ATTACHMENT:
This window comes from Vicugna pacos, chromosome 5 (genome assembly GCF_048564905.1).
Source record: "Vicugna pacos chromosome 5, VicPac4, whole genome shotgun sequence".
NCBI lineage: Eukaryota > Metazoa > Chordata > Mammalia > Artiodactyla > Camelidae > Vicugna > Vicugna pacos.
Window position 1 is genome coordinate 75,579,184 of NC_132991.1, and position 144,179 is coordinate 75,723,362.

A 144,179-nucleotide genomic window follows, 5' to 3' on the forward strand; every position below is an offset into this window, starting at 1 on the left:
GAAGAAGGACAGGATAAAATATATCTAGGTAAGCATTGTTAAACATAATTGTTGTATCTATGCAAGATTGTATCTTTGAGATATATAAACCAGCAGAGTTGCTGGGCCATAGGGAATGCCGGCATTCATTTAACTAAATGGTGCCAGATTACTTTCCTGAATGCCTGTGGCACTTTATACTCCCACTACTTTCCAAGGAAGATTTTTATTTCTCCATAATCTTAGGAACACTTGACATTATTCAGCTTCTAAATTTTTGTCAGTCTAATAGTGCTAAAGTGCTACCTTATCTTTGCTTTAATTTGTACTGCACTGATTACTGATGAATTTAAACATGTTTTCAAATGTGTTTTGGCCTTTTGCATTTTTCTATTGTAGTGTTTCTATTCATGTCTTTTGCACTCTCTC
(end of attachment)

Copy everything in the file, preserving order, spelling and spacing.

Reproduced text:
This window comes from Vicugna pacos, chromosome 5 (genome assembly GCF_048564905.1).
Source record: "Vicugna pacos chromosome 5, VicPac4, whole genome shotgun sequence".
NCBI lineage: Eukaryota > Metazoa > Chordata > Mammalia > Artiodactyla > Camelidae > Vicugna > Vicugna pacos.
Window position 1 is genome coordinate 75,579,184 of NC_132991.1, and position 144,179 is coordinate 75,723,362.

A 144,179-nucleotide genomic window follows, 5' to 3' on the forward strand; every position below is an offset into this window, starting at 1 on the left:
GAAGAAGGACAGGATAAAATATATCTAGGTAAGCATTGTTAAACATAATTGTTGTATCTATGCAAGATTGTATCTTTGAGATATATAAACCAGCAGAGTTGCTGGGCCATAGGGAATGCCGGCATTCATTTAACTAAATGGTGCCAGATTACTTTCCTGAATGCCTGTGGCACTTTATACTCCCACTACTTTCCAAGGAAGATTTTTATTTCTCCATAATCTTAGGAACACTTGACATTATTCAGCTTCTAAATTTTTGTCAGTCTAATAGTGCTAAAGTGCTACCTTATCTTTGCTTTAATTTGTACTGCACTGATTACTGATGAATTTAAACATGTTTTCAAATGTGTTTTGGCCTTTTGCATTTTTCTATTGTAGTGTTTCTATTCATGTCTTTTGCACTCTCTC